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The Clarendon Enterprise
Clarendon, Texas
January 9, 1992     The Clarendon Enterprise
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January 9, 1992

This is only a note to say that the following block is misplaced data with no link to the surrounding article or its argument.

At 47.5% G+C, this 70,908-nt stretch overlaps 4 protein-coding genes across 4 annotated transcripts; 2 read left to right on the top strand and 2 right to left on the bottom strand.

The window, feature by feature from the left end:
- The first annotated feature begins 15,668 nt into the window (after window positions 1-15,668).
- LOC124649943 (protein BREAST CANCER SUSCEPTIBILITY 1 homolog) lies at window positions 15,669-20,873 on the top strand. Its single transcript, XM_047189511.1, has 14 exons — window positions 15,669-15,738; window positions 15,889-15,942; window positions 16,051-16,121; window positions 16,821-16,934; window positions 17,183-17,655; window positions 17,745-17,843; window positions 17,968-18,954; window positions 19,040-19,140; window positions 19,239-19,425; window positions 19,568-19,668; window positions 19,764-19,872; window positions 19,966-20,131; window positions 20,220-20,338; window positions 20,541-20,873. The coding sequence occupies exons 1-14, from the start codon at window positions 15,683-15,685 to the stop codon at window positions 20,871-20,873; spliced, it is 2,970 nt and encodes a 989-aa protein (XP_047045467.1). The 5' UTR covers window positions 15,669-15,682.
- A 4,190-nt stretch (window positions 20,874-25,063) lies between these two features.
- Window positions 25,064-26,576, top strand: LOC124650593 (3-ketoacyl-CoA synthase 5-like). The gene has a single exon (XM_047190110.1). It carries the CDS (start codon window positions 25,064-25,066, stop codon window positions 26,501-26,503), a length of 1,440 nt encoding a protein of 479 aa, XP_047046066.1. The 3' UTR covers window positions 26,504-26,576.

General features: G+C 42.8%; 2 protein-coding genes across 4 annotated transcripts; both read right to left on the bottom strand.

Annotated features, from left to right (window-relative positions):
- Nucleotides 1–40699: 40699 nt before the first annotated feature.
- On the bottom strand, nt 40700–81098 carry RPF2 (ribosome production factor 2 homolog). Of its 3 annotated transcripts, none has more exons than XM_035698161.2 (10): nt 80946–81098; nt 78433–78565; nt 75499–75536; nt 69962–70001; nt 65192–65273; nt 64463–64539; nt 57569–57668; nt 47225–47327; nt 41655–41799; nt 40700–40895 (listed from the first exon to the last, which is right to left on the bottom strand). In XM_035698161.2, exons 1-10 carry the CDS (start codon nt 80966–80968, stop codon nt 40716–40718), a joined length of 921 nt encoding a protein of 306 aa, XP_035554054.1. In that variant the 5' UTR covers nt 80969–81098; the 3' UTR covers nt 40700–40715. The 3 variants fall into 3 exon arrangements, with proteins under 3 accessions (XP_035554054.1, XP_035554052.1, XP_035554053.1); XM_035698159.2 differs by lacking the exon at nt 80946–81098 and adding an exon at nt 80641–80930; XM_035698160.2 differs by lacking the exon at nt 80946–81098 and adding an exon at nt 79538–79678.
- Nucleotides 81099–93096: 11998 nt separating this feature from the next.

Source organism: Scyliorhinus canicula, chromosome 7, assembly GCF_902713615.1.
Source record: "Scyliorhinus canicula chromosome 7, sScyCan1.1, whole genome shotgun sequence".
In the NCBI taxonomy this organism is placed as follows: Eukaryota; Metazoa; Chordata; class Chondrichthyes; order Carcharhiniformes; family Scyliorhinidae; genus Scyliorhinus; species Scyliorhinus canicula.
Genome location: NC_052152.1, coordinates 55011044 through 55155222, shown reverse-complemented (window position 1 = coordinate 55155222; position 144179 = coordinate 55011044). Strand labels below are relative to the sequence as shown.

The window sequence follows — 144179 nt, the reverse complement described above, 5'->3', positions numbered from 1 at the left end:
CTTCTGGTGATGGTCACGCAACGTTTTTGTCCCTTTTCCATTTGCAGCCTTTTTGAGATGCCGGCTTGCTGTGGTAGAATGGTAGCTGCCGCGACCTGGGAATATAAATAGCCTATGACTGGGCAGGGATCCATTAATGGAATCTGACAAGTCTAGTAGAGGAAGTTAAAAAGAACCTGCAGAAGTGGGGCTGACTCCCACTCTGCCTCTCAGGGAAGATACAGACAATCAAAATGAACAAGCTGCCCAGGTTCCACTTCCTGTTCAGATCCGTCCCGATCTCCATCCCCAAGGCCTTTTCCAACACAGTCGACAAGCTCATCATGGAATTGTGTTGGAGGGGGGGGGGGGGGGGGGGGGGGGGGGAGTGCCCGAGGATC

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::i i/:i i.,.l o 7 !:. l !i: : ,, /' - 7 ....   ' Clarendon: Oldest THRIVING Town in the Panhandle! 40 RP5 947040 ISSN 1048-8170 lms.Fund tablished Friends of Eddy Helms have es- tablished a fund at the First ;auk and Trust to help pay past and pcoming medical expenses. !veryone is invited to contribute. Helms is scheduled to have a idney transplant as soon as a aitable organ can be located. 1 Medical expenses have been luge, even though a fraction has [ten covered by medical insurance | |1111 LEANNE HOWELL was recently promoted to Shift Manager at the Mcdonald's Restaurant located at Western St. and 1-40 in Amarillo, Texas. Lemme is the daughter of Mr. and Mrs. Jim Tucker. She is married to James F. Howell II!, soa of Dr. and Mrs. Frank Howell of Clarendon. ASC Committee Announced Bobby F. Lindsey was re- elected to the Donley County ASC Committee for a three year term. James R. Graham and Con- uie Havens are the first and second alternates respectively. The County Committee for 1992 will be Roy Lee Helms, Bobby F. Lindsey and Earl Shields. The County Office would like to thank all the can- didates and ahto to those of you who voted in the local election. Driving Course Dllefensive Driving course be held at Clarendon on Saturday, January 11, It will meet from 8:00 a.m. to p.m. in room 101. The fee is Please contact Clarendon at 1-806-874-3571 for fur- information. Upon comple- x, participants will for a 10% discount on insurance or dismissal violation. All dismissals traffic violatiom must be ap- Accepting Applications Dedicated to Fair and Impartial Reporting Thursday, January 9, 1992 Burglar Hits Hedley Bank Hedley started the year with excitement. Some one tried to make an unauthorized withdrawal early in the morning of January 1. About 10:30 p.m. on January 1, something set off the alarm in the Community State Bank of Hedley,Texas. The security company notified Ethelyn Grady, dispatcher at the Sheriff's office. DPS officer Dan Haw- thorne, who was in the vicinity, responded to the alarm almost immediately. Hawthorne found the glass door on the south side of the bank was broken in. He stayed at the scene awaiting the arrival of other officers. While Hawthorne waited, a young male in blue jeans and a blue jean jacket broke the glass in the front door and fled with the officer in pursuit. In the heavy darkness, the suspect eluded the officer. Law enforcement officers then sealed off the community of Hedley. They mobilized the Hedley Volunteer Fire Department, to join Constable Blackie Johnson. The Hall County sheriffs department sent deputies, Estelline sent a city policeman and Faylon Watson, security officer for Lake Greenbelt responded to the call. They were quickly joined by Gary Hunt, of the Texas Department of Parks and Wildlife, Gary Henderson, Texas Ranger from Pampa, and Doug Wright investigator for the District Attorney's office. (Claude also dispatched lawmen, but they did not arrive until later.) The Donley County Sheriff's Department sent deputies Jake Longan, Charles Blackburn and Butch Blackburn, as well as reserve deputies Larry Taylor, Kelly Hill and Mike Spier. Within a half hour of the alarm, Sheriff Jimmy Thompson and Con- stable Blackie Johnson apprehended the suspect as he fled west on Rail- road Street in Hedley. At the time he was ap- prehended, the suspect was bleed- ing from cuts he suffered when he ran through the glass of the front door of the bank. Phil Vargas, EMS Technician, administered first aid for cuts on the face and hands, before deputies Shade and Spier carried the suspect to Northwest Texas Hospital in Anmrillo. The young man was in the Clarendon jail by 11:00 p.m. He was arraigned by Justice of the Peace Ann Kennedy in Hedley on charges of burglary of a building. Bond was set at $100,000. The fugitive turned out to be Jaime Avalos, 20, of Pampa, Texas. He took $12 from the bank and a pocket-full of candy. He is charged with a Second Degree Felony punishable with 2 to 20 years in prison and/or a free not to exceed $10,000. Bronco Mothers Meet The Bronco mothers will have a meeting Monday, January 20th, at 5:30 p.m. at the Dairy Oucon. Meeting Scheduled after 50's will meet Satur- day January 11, 1992 at the Senior Citizens Center. Bring a covered dish and come join us. We will play games before and after lunch. "A " " ppfications for emergency farm loam for losses caused by droughts, freeze, tornado and hail between January 1, 1991 and June 6, 1991, and continuing, are now being accepted at the Farmers Home Administration (FmI-IA) office located in Clarendon," FmHA County Supervisor Jacqueline Morgan said toady. Armstrong, Donley and Gray Counties are three of twenty-six in Texas recently named by Secretary of Agriculture Clayton Yeutter as eligible for loans to cover part of actual production losses resulting from the drought, freeze, tornado and hail. Ms. Morgan said farmers may be eligible for loans of up to 80 per cent of their actual losses or the operating loan needed to continue in or $500,000, whichever is less. For farmers unable to obtain credit from private commercial lenders, the interest is 4.5 per cent. "As a general rule, a farmer must have suffered at least a 30 per cent loss of production to be eligible for an FmHA emergency loan," Morgan said. Farmers participating in the PIK or Federal Crop Insurance pro- m figure in proceeds from those programs in determining their loss. "Applications for loans under this emergency designation will be accepted until August 10, 1992 but farmers should apply as soon as possible. Delays in applying could create backlogs in processing and , over into the new farming season," Morgan said. is a credit agency of the U.S. Department of Agriculture. It is authorized to provide disaster emergency loans to recognized farmers work at and rely on farming for a substantial part of their living. is extended to individual farmers who are U.S. citizens, and to corporations or cooperatives in which U.S. citizens a majority interest. The FmHA office in Clarendon is open from 8:00 a.m. to 5:00 p.m. FARMER: THE DIARY ILLIAM G. DeLOACH, 64, from Texas A&M Press. Scheduled Lake will hold a com- supper at the Lelia Center will be 11, at 7:00 A Plains Farmer Tells His Story In DeLoach's lifetime life on the Plains changed. Farm families in 1914 were isolated. By 1964 they were as much in contact with world events as anyone else. Gradually newspapers, automobiles, rural mail carriers, telephones, rural electrification, radios, and television sets brought the world to the farmhouse. In 1914 farming was a labor-intensive occupation. Horses or mules still furnished most of the motive power, and plowing the south 40 required miles and miles of walking behind a single plowshare. By 1964, Diesel engines had replaced horse muscle and farming was mechanized. Irrigation reduced some of the uncertainty of raising crops, but increased the capital requirements of farming. Such trends do not sound particularly exciting when described in impersonal terms, but in the context of individual experience, they are the triumphs and failures that make life interesting. DeLoach was a likable man. He confided to his diary what he felt was important each day. His diary is interesting becanse the man was interested and interesting. He raised a family and recorded the joys and problems a family brings. DeLoach was active in his community and church and commented on the opportunites and problems as they arose. DeLoach left his diary to The Southwest Colrection at Texas Tech University. Janet M. Neugebauer edited it and added expanatory notes. Texas A&M University Press public, bed the work in late 1991. I Volume 3, Number 2 It's To Think Trees! Spring is .ar.ound the corner and that means it's time to Think Trees! As stated m the past, due to poor weather conditions this year, fewer trees are available. Latest inventory from both the Texas and Colorado Forestry show that sales have been brisk and therefore the stock available is quickly dwindling down. If you are thinking of planting any trees this year, please drop by or call the Douley County Soil Conservation office. Ill Computer Course Offered A n adult vocational computer literacy course will be taught at Claren- don College on Thursday evenings from 6:00 - 9:20, January 9,16, and 23. The cost for the 10-hour course in $25. A textbook to accompany the class may be purchased if desired for $10. Pare Din, ey, B Depart- ment Chairperson, will be teaching the course. Students will receive a certmate showing that they have completed the 10 hours of instruction. The course is designed to familiarize adults with the terminology used with computers and to understand how the computers are used for personal and business purposes. During the 10 hours, students will also learn some guidelines in purchasing a computer. This is an excellent course for adults who have never used a computer and would like to learn enough to remove the fear of using a computer. This is not a hands-on type of class; however, computers  be used some during classtime to demonstrate different types of progras available. Other specific courses in using different programs, such as DOS, WordPerfect, and Lotus will be offered later in the semester for adult vocational or college credit. You may register for the class early or you may register between 5:00 and 6:00 on Thursday, January 9, before the first class begins. i Family members of Mr. and Mrs. G.W. Estlack enjoyed Cbristmm Day in the home of their daughter and husband, Mr. and Mrs. David P-tm'mm, in Canyon, Texas at which time the above picture waa taken shmvlng five generations being present. Left to right: Jackie Patterson, James David Wilson, Marcy Wilson, Faye S. Bigdow, and Rudy Dell F_tlack. James David is the In'st male to enter the family circle. In 1914 William G. DeLoach started a diary. He continued that diary for fifty years, recording the day-to-day events of life on a farm on the Plains of the Texas Panhandle. His was an extraordinary account of an ordinary life, yet fascinating nonetheless. Medicare Casts Increase The "out of pocket" costs that Medicare beneficiaries pay for Medicare coverage are scheduled to increase as of January 1, 1992, according to Jim Talbot, Social Security manager in Amaril- lo. The basic medical insurance premium sometimes called "Part B" will increase by $1.90 from $29.90 to $31.80. However, the $100.00 Medicare medical in- surance deductible will remain un- changed, Talbot said. ql)eat[fer Tommie Saye, Coorative Winter Oburver for Ndl Wear Serrlee, Clmendm. Day/Dee..Hi Lo Prec. Mint. 30 S4 211 3147 29.04 Wed. 1 45 ,29 .lm Thin'.2 49 23 FrL 3 61 25 Sat. 4 62 29 Sa. $ 46 35 .11 Total/M .17 TotalP/r..78 Yrto Date .17 1 Yr. Ago .78 Healey to Show Livestock Cont'd on p. 3. Livestock Show In Works The Donley County Junior Livestock Show and Premium Auction will be held Saturday, January 18, 4-H and FFA members will be exhibiting their livestock projects that they have worked with so diligently with for the past several months. Their reward is participation in the county and major livestock shows. The show begins at 9:00 a.m., and will conclude with the Premium Sale at 7:00 p.m. The Buyers and Exhibitors Supper is scheduled for 6:00 p.m. The Junior Livestock Association will furnish a free barbecue meal to potential buyers and their families. The meal will be prepared by Clarendon's own Frontier Barbecue (Steve tw). If you cannot attend, contact any officer of the association and they will be happy to place a bid for you or accept your donation. H00ey Jr. Livestock Show As- sociation will be holding ita local stock show Saturday, January 11, at 3:00 p.m. at the Hedley Fh'e Hall. Animals need to be unloaded by 10:00 a.m. for weigh in. Everyone please come out and sup- port our youth. For more informa- tion contact Lon Adams at 856- 5?,63. I1| I I I Immunizadons Offered The Te Department of Health will be offerlng an Im- munization Clinic which offers vao- cines that give protection against several childhood diseases, January 14th from 9-12 & 1-3 p.m. at the Texas Department of Health office at 300 S. Sully in Old Court- house, 2nd floor. Protection is against Polio, Diphtheria, Lock Jaw (Tetanus), Whooping ColJh (Pertussis), Measles, Rubella, Mumps, and HIB (Haemophilus lnfluenae  B). The Texas Department of Health is charging money to help with the cost of keeping the clinic open. The amount of money charged will be based on family in- come and size, and the ability to pay. ii III III I III F/rebe/00 to Meet There will be a Firebelle meet- ing, Tuesday, January 14, at 7:00 p.m. at the fire station. Everyone is encouraged to attend this meeting. 911 __)